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Three Days and Three Nights

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Whenever the three days and three nights of Matthew 12:40 is brought up in a "discussion" with 6th day crucifixion folks,

they frequently argue that it is a Jewish idiom for counting any part of a day as a whole day.

I wonder if anyone has documentation that shows that the phrase "x" days and "x"nights was ever used in the first century or before when it absolutely didn’t include at least parts of the "x" days and at least parts of the "x" nights?

Greetings

They frequently argue that it is a Jewish idiom for counting any part of a day as a whole day.

Do you have an example; the reference offered is kind of vague

How many parts of a day are there?

LG

Edited by LoyalGypsy
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LoyalGypsy,

re: "Do you have an example..."

Not sure what kind of an example you are asking for?

 

re: "How many parts of a day are there?"

I guess as many as you want.

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Mcgyver,

re: "Might want to check post #19...I hopefully answered your question."

I'm afraid I don't see where your post #19 provides writing from the first century or before that shows a period of time that is said to consist of a specific number of days as well as a specific number of nights where the period of time absolutely doesn't/can't include at least a part of each one of the specific number of days and at least a part of each one of the specific number of nights.

Sorry I missed this...but the purpose was to show that no such prohibition existed (at least to my knowledge). :)

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Mcgyver,

re: "...the purpose was to show that no such prohibition existed..."

Then there should be some actual use of the "idiom" that absolutely demonstrates that position.

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Whenever the three days and three nights of Matthew 12:40 is brought up in a "discussion" with 6th day crucifixion folks, they frequently argue that it is a Jewish idiom for counting any part of a day as a whole day. I wonder if anyone has documentation that shows that the phrase "x" days and "x"nights was ever used in the first century or before when it absolutely didn’t include at least parts of the "x" days and at least parts of the "x" nights?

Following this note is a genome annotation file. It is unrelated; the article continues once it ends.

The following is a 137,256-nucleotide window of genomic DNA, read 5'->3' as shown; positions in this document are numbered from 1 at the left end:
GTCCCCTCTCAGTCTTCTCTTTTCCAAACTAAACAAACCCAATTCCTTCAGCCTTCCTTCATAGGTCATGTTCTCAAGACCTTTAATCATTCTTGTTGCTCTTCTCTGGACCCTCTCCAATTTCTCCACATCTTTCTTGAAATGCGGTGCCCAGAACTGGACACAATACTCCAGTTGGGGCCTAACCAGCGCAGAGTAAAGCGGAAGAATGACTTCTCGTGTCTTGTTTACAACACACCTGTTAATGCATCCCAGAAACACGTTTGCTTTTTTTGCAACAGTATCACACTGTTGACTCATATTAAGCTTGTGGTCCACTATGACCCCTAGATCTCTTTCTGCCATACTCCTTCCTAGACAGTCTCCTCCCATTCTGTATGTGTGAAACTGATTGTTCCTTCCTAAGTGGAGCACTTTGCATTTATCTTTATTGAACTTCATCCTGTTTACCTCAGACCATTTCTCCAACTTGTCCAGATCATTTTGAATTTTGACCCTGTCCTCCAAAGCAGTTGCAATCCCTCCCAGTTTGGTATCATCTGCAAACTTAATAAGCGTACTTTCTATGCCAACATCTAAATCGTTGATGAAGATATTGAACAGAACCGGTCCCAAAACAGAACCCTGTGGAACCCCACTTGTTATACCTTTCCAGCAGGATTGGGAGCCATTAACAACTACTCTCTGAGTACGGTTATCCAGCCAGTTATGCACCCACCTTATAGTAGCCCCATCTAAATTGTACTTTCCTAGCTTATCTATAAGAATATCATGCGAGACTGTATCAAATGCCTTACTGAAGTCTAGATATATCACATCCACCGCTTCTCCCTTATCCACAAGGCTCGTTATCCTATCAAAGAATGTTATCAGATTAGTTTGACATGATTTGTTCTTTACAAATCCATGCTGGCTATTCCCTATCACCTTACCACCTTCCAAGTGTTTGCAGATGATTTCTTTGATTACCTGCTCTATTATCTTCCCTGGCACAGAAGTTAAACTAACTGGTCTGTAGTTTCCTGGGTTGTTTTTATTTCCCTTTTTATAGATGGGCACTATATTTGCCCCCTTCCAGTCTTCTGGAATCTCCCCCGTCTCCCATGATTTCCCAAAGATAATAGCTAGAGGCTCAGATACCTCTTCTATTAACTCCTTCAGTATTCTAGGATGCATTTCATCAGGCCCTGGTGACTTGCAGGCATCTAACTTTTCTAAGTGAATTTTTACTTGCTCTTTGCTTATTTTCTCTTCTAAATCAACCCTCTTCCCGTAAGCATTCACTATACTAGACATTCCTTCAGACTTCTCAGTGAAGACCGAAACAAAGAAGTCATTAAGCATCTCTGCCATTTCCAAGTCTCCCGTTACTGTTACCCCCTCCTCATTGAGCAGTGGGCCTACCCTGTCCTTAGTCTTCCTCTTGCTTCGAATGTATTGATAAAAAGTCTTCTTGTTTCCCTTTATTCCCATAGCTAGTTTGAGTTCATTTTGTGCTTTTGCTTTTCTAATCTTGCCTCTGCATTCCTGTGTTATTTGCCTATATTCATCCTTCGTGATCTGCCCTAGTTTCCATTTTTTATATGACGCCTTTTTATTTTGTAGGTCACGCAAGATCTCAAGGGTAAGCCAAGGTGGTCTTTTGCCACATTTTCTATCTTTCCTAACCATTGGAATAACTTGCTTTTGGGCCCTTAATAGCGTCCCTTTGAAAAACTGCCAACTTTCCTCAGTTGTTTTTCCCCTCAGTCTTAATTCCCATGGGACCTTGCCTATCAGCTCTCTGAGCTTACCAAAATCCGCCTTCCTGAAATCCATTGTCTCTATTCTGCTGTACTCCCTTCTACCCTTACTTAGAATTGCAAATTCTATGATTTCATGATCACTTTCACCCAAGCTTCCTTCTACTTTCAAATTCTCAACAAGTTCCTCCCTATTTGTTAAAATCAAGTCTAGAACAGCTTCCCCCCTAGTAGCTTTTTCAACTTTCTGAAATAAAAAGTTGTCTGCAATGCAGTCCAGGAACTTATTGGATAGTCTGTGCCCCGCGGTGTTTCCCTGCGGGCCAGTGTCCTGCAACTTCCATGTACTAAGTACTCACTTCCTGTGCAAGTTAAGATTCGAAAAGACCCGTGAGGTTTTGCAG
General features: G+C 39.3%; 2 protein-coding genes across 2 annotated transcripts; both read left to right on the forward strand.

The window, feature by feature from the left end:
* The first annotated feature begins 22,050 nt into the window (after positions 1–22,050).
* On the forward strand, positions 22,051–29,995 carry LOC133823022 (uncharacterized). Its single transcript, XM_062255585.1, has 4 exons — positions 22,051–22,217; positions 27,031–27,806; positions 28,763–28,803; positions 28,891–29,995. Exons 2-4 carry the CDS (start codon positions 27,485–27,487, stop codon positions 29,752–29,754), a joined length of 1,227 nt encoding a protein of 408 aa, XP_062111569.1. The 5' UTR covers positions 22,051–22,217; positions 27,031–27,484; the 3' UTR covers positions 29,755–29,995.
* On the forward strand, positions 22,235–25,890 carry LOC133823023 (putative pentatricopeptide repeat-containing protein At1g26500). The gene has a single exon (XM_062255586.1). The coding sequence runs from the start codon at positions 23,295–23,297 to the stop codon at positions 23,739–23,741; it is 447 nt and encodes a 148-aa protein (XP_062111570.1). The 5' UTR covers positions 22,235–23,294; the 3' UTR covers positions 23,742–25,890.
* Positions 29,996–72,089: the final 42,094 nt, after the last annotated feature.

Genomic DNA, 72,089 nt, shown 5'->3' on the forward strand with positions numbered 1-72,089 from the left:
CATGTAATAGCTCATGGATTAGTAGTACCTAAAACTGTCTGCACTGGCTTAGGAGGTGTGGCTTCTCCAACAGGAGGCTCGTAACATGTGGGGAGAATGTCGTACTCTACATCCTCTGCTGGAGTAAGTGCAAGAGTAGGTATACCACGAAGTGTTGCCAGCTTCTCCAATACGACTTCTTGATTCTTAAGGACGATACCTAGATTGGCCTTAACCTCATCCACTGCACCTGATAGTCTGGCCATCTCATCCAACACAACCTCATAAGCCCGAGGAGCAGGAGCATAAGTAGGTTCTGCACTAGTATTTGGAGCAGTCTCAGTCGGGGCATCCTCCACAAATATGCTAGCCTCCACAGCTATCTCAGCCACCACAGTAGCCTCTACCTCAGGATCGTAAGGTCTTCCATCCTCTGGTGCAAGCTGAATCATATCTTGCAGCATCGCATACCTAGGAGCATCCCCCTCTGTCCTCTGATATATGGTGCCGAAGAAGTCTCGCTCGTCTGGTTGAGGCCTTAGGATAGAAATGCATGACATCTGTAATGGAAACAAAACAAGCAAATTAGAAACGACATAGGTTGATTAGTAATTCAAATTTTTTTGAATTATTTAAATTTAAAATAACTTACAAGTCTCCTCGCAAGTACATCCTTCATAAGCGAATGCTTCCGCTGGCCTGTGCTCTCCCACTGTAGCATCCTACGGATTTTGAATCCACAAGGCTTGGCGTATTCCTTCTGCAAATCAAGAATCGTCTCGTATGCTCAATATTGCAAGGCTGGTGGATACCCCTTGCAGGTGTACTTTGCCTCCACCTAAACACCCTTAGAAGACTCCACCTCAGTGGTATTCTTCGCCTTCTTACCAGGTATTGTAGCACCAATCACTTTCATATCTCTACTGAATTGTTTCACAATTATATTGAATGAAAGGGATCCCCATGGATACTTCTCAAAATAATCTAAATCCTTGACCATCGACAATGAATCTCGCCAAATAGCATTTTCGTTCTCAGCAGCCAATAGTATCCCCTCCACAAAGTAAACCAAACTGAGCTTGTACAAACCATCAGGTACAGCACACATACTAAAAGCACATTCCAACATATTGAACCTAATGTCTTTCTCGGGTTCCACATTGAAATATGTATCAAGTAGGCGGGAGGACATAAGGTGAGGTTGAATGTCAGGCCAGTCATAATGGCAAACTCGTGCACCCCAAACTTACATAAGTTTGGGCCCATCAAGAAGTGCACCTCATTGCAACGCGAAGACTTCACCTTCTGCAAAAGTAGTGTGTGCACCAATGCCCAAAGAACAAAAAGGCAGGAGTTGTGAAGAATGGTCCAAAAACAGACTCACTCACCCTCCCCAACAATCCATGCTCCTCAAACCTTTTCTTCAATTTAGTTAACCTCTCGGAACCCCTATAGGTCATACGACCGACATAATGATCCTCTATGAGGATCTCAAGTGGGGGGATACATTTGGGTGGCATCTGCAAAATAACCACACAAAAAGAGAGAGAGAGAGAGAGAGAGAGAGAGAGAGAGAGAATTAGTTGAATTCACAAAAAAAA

No, just the opposite.

Rabbi Eleazar ben Azariah, a contemporary of Gamaliel in the 1st Century "codified" (if you will) that which had always been customary. He wrote: "A day and a night are an Onah (a portion of time) and the portion of an Onah is as the whole of it" (J.Talmud, Shabbath 9.3 and b.Talmud, Pesachim 4)

Your original question, and my answer with references.

Mcgyver,

re: "...the purpose was to show that no such prohibition existed..."

Then there should be some actual use of the "idiom" that absolutely demonstrates that position.

I'm confused...what exactly are you wanting to see?

Edited by Mcgyver
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Mcgyver,

re: "I'm confused...what exactly are you wanting to see?"

Any writing from the first century or before that shows that a phrase stating a specific number of days as well as a specific number of nights was ever used when it absolutely didn’t include at least a part of each one of the specific number of days and at least a part of each one of the specific number of nights.

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LoyalGypsy,

re: "Do you have an example..."

Not sure what kind of an example you are asking for?

Greetings

Not sure what kind of an example you are asking for?

You brought this up and said

They frequently argue that it is a Jewish idiom for counting any part of a day as a whole day.

Not sure what kind of an example you are asking for

The argument

If I knew what they frequently argue, I wouldn’t have asked

LG

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LoyalGypsy,

re: "Do you have an example..."

Not sure what kind of an example you are asking for?

Greetings

Not sure what kind of an example you are asking for?

You brought this up and said

They frequently argue that it is a Jewish idiom for counting any part of a day as a whole day.

Not sure what kind of an example you are asking for

The argument

If I knew what they frequently argue, I wouldn’t have asked

LG

touche' Gypsy, touche'

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LoyalGypsy,